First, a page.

Brother Duets from Seattle
Early country music was a simple style with sparse instrumentation. The first commercial country music recordings in 1922 and 1923 by Eck Robertson and Fiddlin’ John Carson were either solo or duo recordings by fiddlers. Duo acts performing old-time country music were common, often featuring the uniquely blended harmony singing of two brothers were a common combination. One of these early acts, the Monroe Brothers, included the future “father of Bluegrass Music,” Bill Monroe. The Delmore Brothers, the McGee Brothers, and the Blue Sky Boys (Bill and Earl Bolick) were other popular brother duets performing and recording country music in the 1930s.
The twin brothers Jere and Greg Canote from Seattle continue that tradition. As they describe their music: “We are proud to think of ourselves as links in the chain of musical brother duets like the Stanley Brothers, the Blue Sky boys, Sam and Kirk Magee or the Everlys. But we are always amazed by the possibilities of a fiddle and a guitar, (and those genetically matched voices). While we have one foot firmly planted in the traditions of American Roots music, we certainly have an ear tuned to the novel and the quirky.”
Not exactly youngsters anymore, they have taken advantage of their genetics for as long as they remember; starting as Christmas elves tap dancing their way around the wishing well in the first grade. They have played an important role in the active old-time music scene on the West Coast through a string band class they have been teaching for more than 30 years. And apparently they still have fun with it: “We love the beautiful old fiddle tunes and the hypnotic ‘in the moment’ experience of playing this American Old Time music. We wish everybody could join us!”
In fact, this is possible in Southern California this month: The Canotes will be in Los Angeles for concerts and workshops at the 11th Ever Old-Time Social and the Topanga Banjo Fiddle Contest & Folk Festival.
Otherwise, their days of touring are long gone. Greg explains: “My brother and I refer to the years 1980 through 1984 as the Bad Old Day because we toured pretty incessantly for those four years.” And unlike Bill Monroe, who was seriously injured in a car crash, or Ira Louvin, who was killed, this Brother duet got away with a scare. As Greg tells the story: “After weeks without enough sleep, we continued to a show a show at the Carter Family Fold in Hilton’s, Virginia. Sandy [Bradley, a dance caller and guitarist who played with them] started driving, but after a couple of hours I noticed her eyes drooping, so we got Jere to take over. Well, he lasted a whole forty minutes. My turn!
I thought I did great for a little while, but I realize now that my judgment was impaired- every time I saw a sign for a rest stop and a chance to throw water in my face, I figured I could just keep going. That strategy caught up to me outside of Roanoke. As I topped the hill, I could see the bridge going over a deep ravine. By the time we were on the bridge, the car was full of sleeping people- including me! I awoke to us screeching in slow motion, into the guardrail, careening back into the other guardrail, back over in the other direction and up onto our right side, then coming to a stop. We seemed to be OK, although Jere had a cut on his foot.”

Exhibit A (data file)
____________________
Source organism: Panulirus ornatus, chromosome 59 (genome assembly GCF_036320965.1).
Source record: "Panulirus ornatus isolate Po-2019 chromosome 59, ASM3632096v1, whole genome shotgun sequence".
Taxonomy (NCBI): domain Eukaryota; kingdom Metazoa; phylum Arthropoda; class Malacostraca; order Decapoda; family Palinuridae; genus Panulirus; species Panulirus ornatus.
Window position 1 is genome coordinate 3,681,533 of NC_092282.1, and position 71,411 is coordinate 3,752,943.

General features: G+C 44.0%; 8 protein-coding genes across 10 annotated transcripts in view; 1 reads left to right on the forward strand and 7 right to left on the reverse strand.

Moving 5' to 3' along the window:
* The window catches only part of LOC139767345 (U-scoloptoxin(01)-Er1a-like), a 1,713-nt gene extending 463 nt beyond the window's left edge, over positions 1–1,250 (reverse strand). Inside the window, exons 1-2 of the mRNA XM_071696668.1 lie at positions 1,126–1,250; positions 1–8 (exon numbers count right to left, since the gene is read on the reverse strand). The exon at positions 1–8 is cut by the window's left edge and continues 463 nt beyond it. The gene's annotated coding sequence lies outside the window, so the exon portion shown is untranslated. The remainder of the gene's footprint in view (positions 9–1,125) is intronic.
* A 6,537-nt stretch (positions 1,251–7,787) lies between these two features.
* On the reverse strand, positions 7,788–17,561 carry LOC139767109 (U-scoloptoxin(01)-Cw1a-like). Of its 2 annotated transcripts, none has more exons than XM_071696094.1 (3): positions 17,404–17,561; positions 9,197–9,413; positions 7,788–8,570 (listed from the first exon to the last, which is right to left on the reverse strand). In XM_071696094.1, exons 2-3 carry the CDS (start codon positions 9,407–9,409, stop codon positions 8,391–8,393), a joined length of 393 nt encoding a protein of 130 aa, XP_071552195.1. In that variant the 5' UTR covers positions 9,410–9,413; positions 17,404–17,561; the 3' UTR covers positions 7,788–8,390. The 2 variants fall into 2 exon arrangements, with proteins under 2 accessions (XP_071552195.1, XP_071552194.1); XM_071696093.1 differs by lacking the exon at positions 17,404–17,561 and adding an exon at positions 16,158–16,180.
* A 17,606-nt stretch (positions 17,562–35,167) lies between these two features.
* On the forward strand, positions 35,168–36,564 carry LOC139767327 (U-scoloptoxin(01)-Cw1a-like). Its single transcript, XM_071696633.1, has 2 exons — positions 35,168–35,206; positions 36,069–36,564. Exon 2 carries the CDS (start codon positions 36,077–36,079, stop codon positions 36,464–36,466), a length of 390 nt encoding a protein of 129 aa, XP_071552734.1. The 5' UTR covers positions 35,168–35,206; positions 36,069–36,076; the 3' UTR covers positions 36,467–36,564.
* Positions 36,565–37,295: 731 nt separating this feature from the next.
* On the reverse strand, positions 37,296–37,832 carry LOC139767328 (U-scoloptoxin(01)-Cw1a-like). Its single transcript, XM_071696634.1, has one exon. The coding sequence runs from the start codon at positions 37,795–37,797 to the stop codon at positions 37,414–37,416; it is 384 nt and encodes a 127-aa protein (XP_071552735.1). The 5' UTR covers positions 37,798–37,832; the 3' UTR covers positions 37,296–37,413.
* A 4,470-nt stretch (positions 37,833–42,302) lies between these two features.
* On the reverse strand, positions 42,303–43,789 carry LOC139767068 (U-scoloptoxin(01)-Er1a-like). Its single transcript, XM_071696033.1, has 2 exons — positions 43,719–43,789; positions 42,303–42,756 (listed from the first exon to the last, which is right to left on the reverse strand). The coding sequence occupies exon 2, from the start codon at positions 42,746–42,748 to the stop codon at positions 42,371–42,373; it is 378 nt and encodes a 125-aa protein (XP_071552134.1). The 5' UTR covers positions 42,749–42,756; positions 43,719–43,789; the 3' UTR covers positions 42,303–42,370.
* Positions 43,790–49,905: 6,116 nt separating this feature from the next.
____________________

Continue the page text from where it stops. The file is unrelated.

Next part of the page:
The car was totaled, but the instruments were fine. So they picked up a rental car in Roanoke and on to the next gig. Greg continues:
“The Carter Family Fold was a large wooden barnlike building with bench seating outside of Hilton’s. When Janette [Carter, the daughter of Sara and A.P. Carter and member of the Carter family band beginning in 1939] introduced us, she said ‘These fine people came an awful long way to play for y’all. In fact they were involved in a terrible accident, but they’re still gonna try and play.’ Play we did. But it wasn’t pretty. We got through a couple of sets and Joe [Carter, son of Sara and A.P., who also played with the Carter family in the 1940s] sang bass with us on Give Me Just a Little More Time. I know we sang it more than once, but boy, did we mean it!
The next day, we bought a car on a credit card in Bristol, Tennesee, sold our wreck to a junkyard, and headed up to Saint Paul, Minnesota to play on the Prairie Home Companion at the end of the week.”
Well, yes, touring as a folk musician is more tedious than glamorous. And the Seattle folk scene is better off having them do their regular course.
Roland Sturm is Professor of Policy Analysis at the RAND Graduate School and usually writes on health policy, not music. He is the talent coordinator of the Topanga Banjo Fiddle Contest. These days he mainly plays upright bass and mandolin.